I. ENVIRONMENT AND ASSESSMENT OF FLOOD IMPACTS
E. Effects of floods on social and economic conditions
2. Monetary value of damages due to river floodsThe monetary value of flood damage has been estimated by multiplying physical units with average estimated unit values for the respective years at constant 1985 prices (Figure 3). From the figure it is observed that during 1987, 1988 and 1995, flood damages in value terms were quite significant and in all other years the damages were nominal. In 1987, the estimated total value of damage was US$ 450.55 million, a figure which in 1988 rose to US$ 774.68 million. Total damage during 1995 was US$ 529.81 million. It may be noted that the estimated values of flood damage do not represent the whole damage to the economy since due to non-availability of data, some of the damages (such as to transport, electricity etc.) have been omitted. The effect of flood damage is highly visible in the rural economy as agriculture and rural infrastructure suffer most.
It is evident from Figure 3 that the percentage of non-crop flood damage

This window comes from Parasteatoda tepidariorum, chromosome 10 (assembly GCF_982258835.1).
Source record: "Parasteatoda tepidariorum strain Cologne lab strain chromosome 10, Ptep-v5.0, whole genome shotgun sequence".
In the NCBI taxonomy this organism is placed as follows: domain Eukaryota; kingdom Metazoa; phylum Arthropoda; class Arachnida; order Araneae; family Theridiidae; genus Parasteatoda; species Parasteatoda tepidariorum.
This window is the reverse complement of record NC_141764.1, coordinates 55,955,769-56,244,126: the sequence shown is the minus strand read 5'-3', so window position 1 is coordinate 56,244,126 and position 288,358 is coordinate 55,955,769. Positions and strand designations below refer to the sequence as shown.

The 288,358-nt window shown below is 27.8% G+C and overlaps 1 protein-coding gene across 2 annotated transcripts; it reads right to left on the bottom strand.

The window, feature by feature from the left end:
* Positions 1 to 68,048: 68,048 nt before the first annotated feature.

is much higher than crop damage. In 1988, damage to crops was 21 per cent
of total damage, while damage to dwellings was 41 per cent, damage to roads,
bridges and embankments was 26 per cent, and damage to livestock was 0.06
per cent. Thus, the effect on physical stock of capital has a stronger
impact on the economic base of the country. Moreover, the investment required
to recover capital losses also retards the pace of economic growth. Although
some of the flood losses are recovered (mostly in agriculture), the government
still has to undertake reconstruction and rehabilitation programmes of
significant proportion. In 1988-89, the total development expenditure for
flood control and water resources sector
was US$ 241.54 million which was 31.18 per cent of 1988 flood losses and
16.71 per cent of the total development expenditure for that year.